A fierce primary election battle is wrapping up among the five Democrats competing for two seats on the Willingboro Township Council.
Burlington County party leaders have taken the unusual step of backing challengers Nathaniel Anderson and Ken Gordon over Councilmen Paul Stephenson and Jim Gray. The fifth candidate is Dennis Tunstall.
In a town with the county's largest pool of Democratic voters, the GOP is fielding no candidates for the general election, meaning voters will effectively pick their new council members on Tuesday.
At stake are how decisions will be made over the next few years on Willingboro's problems: high taxes, foreclosures, and a growing presence of gangs and crime.
Gray said he and his running mate had worked to improve roads, revitalize the Route 130 corridor, and delay or stop foreclosures through outreach programs and seminars.
"We want to make Willingboro the best town it can possibly be and help it regain the luster and pride it had over the years," said Gray, a retiree who stepped down as the township's longtime special events coordinator after being appointed in March to fill the seat of a departing councilman.
And the township has given all it can to the police department to enable it to stem gang activity, including putting special officers in schools, Gray added.
Anderson and Gordon also cite a desire to restore pride in Willingboro, but they think the current leadership has not done enough to take residents' input into account.
People come to the microphone with suggestions at council meetings, "but at the end of the day, to me, it's my feeling and my understanding that they're not really being heard," said Anderson, who works for a security services company. "Any solutions to rectify the problem are not coming from the people in the community that it affects - it's pretty much coming from council."
Anderson voiced dismay at how financial problems led Willingboro to cut holiday parades and the jazz festival, and pledged to review the budget line by line to cut wasteful spending. He also vowed to strengthen neighborhood-watch programs and work to bring more businesses to Willingboro.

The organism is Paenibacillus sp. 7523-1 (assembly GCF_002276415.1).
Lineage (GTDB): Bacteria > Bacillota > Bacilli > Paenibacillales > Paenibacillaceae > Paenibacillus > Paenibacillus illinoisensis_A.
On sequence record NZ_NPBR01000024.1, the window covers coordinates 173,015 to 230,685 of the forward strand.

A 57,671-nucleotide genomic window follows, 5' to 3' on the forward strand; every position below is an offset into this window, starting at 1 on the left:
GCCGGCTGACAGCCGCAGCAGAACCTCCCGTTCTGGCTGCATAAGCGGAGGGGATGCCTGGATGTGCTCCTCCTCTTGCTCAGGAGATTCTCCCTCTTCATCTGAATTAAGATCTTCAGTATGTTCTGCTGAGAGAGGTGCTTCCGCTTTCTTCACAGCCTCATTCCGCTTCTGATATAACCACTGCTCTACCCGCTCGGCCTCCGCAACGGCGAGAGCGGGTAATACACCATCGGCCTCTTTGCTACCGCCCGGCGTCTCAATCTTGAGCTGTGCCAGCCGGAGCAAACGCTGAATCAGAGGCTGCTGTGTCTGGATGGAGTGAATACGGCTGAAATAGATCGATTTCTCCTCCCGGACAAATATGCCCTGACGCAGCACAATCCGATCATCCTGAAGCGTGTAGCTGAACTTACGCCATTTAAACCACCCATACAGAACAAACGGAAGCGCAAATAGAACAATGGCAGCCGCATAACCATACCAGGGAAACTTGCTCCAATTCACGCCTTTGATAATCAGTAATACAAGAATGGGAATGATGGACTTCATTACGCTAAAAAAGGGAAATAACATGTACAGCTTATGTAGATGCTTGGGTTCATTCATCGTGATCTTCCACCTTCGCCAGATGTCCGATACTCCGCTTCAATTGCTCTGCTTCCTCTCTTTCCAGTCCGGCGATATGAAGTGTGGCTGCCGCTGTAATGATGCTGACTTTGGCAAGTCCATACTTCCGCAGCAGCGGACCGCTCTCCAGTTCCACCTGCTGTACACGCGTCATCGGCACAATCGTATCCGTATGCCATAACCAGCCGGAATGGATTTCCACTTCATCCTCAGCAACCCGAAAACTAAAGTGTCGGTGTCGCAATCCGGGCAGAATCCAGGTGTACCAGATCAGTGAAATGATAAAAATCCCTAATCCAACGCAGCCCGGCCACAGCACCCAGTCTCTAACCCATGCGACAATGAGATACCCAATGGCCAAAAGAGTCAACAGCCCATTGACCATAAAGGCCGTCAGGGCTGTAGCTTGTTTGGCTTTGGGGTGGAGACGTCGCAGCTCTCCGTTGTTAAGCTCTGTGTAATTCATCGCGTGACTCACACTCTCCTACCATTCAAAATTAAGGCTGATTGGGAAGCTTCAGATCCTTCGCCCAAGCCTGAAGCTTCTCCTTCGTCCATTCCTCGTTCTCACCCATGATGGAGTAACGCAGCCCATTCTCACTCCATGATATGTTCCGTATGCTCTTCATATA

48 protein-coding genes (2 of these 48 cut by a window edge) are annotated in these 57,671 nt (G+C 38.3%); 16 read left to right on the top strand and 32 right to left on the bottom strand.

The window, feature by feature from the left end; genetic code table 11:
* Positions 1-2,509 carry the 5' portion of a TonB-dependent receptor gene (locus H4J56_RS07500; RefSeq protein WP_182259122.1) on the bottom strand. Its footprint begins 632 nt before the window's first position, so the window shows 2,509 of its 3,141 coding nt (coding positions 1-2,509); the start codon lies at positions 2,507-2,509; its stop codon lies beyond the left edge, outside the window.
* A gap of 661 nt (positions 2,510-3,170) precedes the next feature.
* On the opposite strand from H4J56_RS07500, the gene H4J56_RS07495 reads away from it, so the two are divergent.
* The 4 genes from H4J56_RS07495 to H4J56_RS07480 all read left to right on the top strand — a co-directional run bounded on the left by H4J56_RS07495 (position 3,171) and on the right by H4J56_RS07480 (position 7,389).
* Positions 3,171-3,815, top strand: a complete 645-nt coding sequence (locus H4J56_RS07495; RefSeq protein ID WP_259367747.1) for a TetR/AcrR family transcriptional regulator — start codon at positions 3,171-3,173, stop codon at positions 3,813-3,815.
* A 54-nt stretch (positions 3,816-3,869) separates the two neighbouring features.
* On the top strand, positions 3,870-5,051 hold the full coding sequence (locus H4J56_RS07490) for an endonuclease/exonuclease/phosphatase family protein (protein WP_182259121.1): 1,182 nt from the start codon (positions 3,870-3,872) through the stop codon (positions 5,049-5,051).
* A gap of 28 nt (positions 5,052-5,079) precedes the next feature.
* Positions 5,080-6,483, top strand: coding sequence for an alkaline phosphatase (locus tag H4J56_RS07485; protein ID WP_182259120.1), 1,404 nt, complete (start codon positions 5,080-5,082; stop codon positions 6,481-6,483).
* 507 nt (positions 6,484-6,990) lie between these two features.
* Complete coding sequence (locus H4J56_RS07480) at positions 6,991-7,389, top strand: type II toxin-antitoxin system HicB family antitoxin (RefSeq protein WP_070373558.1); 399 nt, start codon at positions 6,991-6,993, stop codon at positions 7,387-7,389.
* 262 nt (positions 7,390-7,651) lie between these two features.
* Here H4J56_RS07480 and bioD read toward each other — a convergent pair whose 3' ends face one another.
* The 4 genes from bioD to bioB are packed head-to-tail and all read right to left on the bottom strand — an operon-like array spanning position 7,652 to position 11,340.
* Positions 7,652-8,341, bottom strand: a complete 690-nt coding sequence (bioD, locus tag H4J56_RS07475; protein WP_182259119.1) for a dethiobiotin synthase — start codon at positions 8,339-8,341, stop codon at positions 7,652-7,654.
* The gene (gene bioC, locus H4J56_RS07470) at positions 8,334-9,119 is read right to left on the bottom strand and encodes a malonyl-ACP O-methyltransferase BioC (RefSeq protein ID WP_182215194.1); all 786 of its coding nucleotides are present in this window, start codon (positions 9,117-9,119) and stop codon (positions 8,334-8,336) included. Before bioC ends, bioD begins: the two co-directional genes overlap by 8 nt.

He and Gordon say that if elected, they will approve halving the $14,000 council salaries and accept none of the health benefits they are entitled to under the part-time positions.
Gordon, who until recently was president of the Willingboro school board, said Willingboro has the highest tax rate in the county and addressing that problem "is the primary thing."
The root of the town's foreclosure trouble, he said, is high taxes.
The council this year adopted a budget that hikes the local purpose tax by 14 cents, which amounts to a 5 percent increase, according to data provided by the acting finance director, Barbara Lightfoot.
Gordon presided over tax hikes on the school board - school spending forms the biggest chunk of the overall property tax - but explained that his responsibility in the position was to ensure a quality education for students, rather than to cut taxes.
He also wants the town to develop a long-term vision.
"We've got to stop being myopic," he said. "We have to start looking with strategic vision into the future and decide where exactly it is that the town wants to go, and where we want to be."
Tunstall could not be reached for comment, but has told the Burlington County Times that he wants to bring in more tax ratables through economic development, offer more programs for seniors and children, and open up communication with residents.
The race has been particularly bitter, with the incumbents and Mayor Jacqueline Jennings claiming the county party is backing challengers who will try to get favored professional firms jobs with the township.
"Gordon and Anderson were foisted on local Democrats to do the bidding of county bureaucrats and party bosses - not the bidding of Willingboro's families," reads one campaign mailer.
The challengers, along with Jeff Meyer, treasurer of the county's Democratic committee, counter that the charges are false. Anderson, the vice president of the township Democratic club, said he was initially interested in being appointed to the position that opened up after Councilman Jeff Ramsey took another job. But Willingboro Democrats told him the seat was owed to Gray, and to wait his turn, he said.
So he called the county party to talk about his concerns about wasteful spending and patronage in Willingboro, he said, and the leaders eventually decided to back him and Gordon.
"The fresh, young candidates that came forward provided us with a real choice. . . . We believe Willingboro needs change," said Meyer.
But the mayor and others find the move particularly galling.
Said Jennings: "Willingboro has more Democratic votes than any municipality in Burlington County, so that's like a slap in the face to us."